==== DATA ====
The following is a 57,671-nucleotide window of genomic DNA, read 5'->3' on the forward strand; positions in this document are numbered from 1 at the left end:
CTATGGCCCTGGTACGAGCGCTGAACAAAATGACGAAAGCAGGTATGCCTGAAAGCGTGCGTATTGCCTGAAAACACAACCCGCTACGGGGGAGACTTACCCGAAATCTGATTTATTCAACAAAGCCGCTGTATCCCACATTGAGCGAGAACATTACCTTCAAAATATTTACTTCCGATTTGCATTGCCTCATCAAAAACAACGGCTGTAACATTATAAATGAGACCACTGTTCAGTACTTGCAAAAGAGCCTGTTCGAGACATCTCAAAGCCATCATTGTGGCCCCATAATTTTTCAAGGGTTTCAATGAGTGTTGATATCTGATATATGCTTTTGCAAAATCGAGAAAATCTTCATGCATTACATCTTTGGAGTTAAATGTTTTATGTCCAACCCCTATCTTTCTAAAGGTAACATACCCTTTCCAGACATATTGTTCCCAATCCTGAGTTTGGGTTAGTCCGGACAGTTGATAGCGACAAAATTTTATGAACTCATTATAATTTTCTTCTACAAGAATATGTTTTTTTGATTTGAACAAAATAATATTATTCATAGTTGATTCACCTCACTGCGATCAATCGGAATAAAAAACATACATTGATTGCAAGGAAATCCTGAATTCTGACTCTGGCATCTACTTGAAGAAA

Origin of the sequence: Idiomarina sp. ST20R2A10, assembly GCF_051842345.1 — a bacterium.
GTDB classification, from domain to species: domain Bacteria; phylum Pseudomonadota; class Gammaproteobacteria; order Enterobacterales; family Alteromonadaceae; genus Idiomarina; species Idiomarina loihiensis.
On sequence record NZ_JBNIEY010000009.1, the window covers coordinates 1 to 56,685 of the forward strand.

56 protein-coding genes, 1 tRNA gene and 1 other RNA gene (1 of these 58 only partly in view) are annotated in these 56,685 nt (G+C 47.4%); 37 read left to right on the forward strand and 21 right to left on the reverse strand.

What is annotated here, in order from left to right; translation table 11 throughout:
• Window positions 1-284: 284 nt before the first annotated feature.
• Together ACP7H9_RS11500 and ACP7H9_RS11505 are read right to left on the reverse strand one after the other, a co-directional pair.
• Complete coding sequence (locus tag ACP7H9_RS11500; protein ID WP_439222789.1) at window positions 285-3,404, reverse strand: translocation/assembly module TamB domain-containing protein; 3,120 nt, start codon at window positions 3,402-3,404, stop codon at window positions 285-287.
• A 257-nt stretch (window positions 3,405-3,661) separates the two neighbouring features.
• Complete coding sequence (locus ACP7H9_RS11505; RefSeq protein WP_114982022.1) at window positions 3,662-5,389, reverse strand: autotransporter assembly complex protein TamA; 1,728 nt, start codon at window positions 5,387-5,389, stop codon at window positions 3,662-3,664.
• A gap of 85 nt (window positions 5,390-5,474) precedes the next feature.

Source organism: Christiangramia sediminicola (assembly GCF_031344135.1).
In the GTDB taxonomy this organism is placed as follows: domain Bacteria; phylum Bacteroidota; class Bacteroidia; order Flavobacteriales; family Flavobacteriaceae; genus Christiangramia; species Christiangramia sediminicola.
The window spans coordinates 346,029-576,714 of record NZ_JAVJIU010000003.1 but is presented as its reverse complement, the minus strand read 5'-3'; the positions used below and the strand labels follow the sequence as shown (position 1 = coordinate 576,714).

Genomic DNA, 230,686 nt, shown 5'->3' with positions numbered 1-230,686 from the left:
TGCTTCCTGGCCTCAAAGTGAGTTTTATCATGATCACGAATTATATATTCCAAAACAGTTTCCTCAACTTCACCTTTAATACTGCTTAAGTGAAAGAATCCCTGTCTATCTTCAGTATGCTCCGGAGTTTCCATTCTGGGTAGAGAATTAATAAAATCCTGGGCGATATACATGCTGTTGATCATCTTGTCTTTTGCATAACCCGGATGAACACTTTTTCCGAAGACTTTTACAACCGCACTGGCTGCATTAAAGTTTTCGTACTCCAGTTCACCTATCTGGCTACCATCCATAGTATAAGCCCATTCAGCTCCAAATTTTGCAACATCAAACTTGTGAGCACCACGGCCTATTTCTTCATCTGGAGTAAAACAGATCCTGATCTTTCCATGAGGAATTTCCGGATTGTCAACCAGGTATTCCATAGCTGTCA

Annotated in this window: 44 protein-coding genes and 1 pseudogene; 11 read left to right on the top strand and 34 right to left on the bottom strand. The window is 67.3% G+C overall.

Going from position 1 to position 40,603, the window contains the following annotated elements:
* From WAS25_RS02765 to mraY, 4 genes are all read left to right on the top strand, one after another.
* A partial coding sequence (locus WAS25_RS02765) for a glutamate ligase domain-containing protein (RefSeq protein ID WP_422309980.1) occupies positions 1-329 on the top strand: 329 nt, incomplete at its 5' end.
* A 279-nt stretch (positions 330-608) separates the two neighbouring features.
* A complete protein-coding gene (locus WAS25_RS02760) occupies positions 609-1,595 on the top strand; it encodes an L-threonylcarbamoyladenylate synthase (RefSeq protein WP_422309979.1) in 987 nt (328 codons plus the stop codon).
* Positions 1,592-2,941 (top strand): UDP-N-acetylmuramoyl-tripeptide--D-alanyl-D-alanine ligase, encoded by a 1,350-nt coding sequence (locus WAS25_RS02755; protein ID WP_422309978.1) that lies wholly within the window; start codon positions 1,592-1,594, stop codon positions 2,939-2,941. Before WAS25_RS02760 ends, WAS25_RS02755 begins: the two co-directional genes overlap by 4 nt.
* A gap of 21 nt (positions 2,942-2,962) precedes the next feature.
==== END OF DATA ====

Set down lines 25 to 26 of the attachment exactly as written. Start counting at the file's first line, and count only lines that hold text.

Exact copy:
* Positions 1,592-2,941 (top strand): UDP-N-acetylmuramoyl-tripeptide--D-alanyl-D-alanine ligase, encoded by a 1,350-nt coding sequence (locus WAS25_RS02755; protein ID WP_422309978.1) that lies wholly within the window; start codon positions 1,592-1,594, stop codon positions 2,939-2,941. Before WAS25_RS02760 ends, WAS25_RS02755 begins: the two co-directional genes overlap by 4 nt.
* A gap of 21 nt (positions 2,942-2,962) precedes the next feature.